By John Berry, CEO, St. Vincent de Paul Georgia
Last week Mero Atlanta was shaken by the fire and collapse of a significant portion of Interstate 85. Thankfully no one was hurt or injured; but the routines of thousands of people across the region have been turned upside down. How one gets from one part of the city to another moves from being a routine exercise in stop-and-go traffic to a complex and challenging puzzle. Going from home to work no longer involves a well-known ride on well-known roads.
There are some people for which this kind of routine in getting from one place to another is a regular challenge. And while most of us whose routines are complicated by this temporary disruption of our daily lives know that it will probably just be months until things are back to ‘normal’, there are some people who know that their challenge will last for a long time. They have no idea, in many cases, if and when their challenges will end.
Although we are inconvenienced in getting from point A to point B, we can still put the kids in the car seats and put the groceries in the trunk and get there. But there are some of our neighbors who face a daily puzzle of getting from point A to point B while trying to keep control of small kids and carry multiple grocery bags home from the supermarket that might be two or three buses routes and a few blocks walk away. Maybe in the rain, or the snow, or the intense summer heat.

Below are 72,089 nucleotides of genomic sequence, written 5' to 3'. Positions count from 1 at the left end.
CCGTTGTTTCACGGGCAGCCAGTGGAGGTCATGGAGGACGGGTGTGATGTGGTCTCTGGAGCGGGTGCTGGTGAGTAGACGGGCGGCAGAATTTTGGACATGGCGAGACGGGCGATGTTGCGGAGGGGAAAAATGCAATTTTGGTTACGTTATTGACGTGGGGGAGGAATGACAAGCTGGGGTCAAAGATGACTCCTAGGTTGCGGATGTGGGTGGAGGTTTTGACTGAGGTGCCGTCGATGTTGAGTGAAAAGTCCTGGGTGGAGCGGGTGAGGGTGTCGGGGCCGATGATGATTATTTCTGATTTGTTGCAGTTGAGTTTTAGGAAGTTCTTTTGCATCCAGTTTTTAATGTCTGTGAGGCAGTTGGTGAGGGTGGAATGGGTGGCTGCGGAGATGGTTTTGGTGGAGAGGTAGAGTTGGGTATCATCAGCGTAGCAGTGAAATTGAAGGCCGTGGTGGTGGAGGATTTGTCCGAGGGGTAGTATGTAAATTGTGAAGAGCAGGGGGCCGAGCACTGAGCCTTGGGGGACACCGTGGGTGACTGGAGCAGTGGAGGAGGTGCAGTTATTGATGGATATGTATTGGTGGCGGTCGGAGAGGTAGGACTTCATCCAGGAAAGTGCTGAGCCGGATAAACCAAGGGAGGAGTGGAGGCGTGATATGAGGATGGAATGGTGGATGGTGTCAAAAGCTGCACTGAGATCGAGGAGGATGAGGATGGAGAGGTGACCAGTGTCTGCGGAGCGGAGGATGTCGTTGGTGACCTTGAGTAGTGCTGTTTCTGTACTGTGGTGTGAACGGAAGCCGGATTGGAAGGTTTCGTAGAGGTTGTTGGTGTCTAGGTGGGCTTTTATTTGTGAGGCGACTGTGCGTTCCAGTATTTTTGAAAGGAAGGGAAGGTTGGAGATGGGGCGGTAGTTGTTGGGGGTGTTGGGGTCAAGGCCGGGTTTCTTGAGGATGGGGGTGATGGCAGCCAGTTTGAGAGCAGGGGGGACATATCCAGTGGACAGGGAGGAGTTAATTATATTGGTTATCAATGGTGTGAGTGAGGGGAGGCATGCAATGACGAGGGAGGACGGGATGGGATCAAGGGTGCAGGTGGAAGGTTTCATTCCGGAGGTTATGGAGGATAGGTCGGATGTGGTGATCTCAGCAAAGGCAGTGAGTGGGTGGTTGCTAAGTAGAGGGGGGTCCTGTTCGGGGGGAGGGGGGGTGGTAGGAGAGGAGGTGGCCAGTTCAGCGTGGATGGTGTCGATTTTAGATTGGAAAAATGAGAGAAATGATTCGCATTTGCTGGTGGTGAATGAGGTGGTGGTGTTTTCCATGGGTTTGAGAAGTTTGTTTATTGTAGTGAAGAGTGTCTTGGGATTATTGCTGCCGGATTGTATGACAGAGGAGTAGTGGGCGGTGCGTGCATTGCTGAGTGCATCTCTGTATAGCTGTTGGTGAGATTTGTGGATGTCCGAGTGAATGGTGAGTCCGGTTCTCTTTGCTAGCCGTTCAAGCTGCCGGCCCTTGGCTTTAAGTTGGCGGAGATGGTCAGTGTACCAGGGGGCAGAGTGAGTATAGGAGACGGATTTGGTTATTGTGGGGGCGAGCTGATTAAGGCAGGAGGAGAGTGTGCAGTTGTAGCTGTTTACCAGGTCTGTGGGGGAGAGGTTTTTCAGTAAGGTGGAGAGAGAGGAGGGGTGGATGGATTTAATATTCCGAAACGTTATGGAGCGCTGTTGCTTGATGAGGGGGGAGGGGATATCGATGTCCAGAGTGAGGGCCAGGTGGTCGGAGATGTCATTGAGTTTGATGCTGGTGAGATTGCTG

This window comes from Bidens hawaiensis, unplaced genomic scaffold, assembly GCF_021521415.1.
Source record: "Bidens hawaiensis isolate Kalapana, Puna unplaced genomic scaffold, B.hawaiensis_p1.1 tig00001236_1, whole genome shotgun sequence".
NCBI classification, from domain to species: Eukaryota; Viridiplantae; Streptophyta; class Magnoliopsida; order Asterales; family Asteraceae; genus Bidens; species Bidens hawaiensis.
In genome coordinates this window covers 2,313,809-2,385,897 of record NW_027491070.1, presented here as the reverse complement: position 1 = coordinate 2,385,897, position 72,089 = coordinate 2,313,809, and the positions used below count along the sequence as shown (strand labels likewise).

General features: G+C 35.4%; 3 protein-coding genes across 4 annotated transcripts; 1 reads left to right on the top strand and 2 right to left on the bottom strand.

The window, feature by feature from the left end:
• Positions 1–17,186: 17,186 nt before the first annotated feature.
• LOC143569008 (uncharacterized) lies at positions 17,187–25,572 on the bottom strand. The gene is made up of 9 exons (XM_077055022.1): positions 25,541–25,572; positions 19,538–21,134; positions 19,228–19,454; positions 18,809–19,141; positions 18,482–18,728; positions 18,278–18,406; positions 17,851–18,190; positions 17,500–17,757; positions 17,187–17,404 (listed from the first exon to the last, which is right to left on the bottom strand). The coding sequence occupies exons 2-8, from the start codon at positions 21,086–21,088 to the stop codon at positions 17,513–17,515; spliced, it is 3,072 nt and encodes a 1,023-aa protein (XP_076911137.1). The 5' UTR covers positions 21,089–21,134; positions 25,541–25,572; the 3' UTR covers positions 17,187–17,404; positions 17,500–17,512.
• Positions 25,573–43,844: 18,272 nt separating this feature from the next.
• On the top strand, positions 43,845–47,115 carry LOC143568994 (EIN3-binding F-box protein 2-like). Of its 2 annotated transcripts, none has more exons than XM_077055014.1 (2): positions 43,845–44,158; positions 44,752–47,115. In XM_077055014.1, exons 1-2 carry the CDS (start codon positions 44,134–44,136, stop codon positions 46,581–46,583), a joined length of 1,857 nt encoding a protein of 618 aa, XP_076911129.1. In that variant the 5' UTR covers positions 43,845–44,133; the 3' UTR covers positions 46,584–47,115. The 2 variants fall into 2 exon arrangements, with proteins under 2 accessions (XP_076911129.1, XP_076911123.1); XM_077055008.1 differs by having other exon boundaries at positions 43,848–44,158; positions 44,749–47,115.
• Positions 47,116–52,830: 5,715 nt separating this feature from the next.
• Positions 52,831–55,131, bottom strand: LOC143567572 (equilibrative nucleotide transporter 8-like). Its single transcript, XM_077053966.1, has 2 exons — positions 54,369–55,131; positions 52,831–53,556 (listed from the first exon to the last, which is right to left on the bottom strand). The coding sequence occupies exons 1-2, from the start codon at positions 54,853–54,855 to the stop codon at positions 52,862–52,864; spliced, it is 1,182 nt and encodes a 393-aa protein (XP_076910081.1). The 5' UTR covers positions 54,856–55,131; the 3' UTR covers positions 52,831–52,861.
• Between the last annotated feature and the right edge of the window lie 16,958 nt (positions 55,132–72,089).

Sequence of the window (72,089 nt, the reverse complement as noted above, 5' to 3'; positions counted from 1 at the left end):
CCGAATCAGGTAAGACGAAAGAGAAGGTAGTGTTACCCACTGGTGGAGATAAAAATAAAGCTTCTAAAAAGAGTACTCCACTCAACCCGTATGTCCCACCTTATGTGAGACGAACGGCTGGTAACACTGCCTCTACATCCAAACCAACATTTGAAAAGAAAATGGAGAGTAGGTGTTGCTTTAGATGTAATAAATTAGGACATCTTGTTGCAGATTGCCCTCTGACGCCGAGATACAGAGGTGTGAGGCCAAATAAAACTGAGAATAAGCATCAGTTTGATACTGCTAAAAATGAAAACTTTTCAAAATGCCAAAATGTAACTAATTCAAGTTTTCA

The working poor, the disabled, those living in areas with no access to public transportation, and those living in food deserts are just some of the people who daily have to face the challenge of getting from point A to point B without the benefit of normal road and car commutes.
Imagine for a minute living in a neighborhood where there is no grocery store; no healthy, fresh, reasonably priced food to feed your family. Imagine then having two kids under five in your household. And now imagine that to shop for your family, with no car, you need to walk three blocks to the bus stop (with those kids in tow), take one bus, switch buses, and then walk two blocks to the grocery store. Shop and then do it all again in reverse to get home – with four bags of groceries. Not so much fun is it?
Take this little mind exercise and expand it and change the parameters as you choose. No bus, more kids, in a wheelchair; take your pick. The reality is that what you might imagine in fact exists for a lot of people in Georgia and across this world.
The fragile nature of our daily routines which cause us so much consternation when they are disrupted are in fact often the daily realities of life in poverty, dependence, and need. Let’s put as much energy, urgency, and money into fixing those lives as we do fixing broken roads.